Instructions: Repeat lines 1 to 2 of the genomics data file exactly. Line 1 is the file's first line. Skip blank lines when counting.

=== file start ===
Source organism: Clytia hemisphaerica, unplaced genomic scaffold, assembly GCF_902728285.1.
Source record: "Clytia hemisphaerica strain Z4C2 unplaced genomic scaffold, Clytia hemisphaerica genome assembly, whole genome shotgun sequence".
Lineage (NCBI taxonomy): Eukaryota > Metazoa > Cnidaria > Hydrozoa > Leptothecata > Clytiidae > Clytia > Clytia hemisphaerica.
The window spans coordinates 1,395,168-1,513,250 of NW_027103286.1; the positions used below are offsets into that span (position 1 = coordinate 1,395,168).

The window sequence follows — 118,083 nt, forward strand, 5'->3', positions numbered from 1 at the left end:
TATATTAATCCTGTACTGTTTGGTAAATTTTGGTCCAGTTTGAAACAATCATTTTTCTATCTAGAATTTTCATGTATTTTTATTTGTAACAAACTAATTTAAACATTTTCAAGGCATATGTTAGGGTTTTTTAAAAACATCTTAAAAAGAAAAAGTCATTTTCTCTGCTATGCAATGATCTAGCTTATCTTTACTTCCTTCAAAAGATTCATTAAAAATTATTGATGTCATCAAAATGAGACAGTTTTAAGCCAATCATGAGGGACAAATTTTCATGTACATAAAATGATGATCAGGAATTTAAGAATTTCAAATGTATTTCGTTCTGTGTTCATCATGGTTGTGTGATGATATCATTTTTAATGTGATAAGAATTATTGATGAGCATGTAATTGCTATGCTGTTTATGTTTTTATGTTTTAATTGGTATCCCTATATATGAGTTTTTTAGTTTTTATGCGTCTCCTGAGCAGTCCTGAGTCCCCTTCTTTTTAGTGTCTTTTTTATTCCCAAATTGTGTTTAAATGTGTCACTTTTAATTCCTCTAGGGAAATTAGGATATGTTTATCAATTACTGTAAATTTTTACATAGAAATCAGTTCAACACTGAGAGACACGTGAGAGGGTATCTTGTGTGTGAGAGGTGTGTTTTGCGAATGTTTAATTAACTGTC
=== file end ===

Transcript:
Source organism: Clytia hemisphaerica, unplaced genomic scaffold, assembly GCF_902728285.1.
Source record: "Clytia hemisphaerica strain Z4C2 unplaced genomic scaffold, Clytia hemisphaerica genome assembly, whole genome shotgun sequence".